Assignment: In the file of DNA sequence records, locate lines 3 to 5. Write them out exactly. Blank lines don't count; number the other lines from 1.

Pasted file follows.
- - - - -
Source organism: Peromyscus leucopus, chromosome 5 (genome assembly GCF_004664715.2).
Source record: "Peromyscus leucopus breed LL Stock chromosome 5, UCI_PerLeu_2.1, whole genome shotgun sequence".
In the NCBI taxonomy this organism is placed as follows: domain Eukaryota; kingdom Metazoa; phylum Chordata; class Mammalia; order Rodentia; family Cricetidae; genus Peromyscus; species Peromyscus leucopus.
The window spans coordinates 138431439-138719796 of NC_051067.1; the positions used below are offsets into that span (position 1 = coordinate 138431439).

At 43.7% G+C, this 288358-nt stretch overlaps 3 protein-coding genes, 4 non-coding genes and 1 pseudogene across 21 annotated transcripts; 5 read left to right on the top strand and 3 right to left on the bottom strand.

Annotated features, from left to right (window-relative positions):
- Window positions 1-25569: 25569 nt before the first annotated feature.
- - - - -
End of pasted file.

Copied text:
In the NCBI taxonomy this organism is placed as follows: domain Eukaryota; kingdom Metazoa; phylum Chordata; class Mammalia; order Rodentia; family Cricetidae; genus Peromyscus; species Peromyscus leucopus.
The window spans coordinates 138431439-138719796 of NC_051067.1; the positions used below are offsets into that span (position 1 = coordinate 138431439).

At 43.7% G+C, this 288358-nt stretch overlaps 3 protein-coding genes, 4 non-coding genes and 1 pseudogene across 21 annotated transcripts; 5 read left to right on the top strand and 3 right to left on the bottom strand.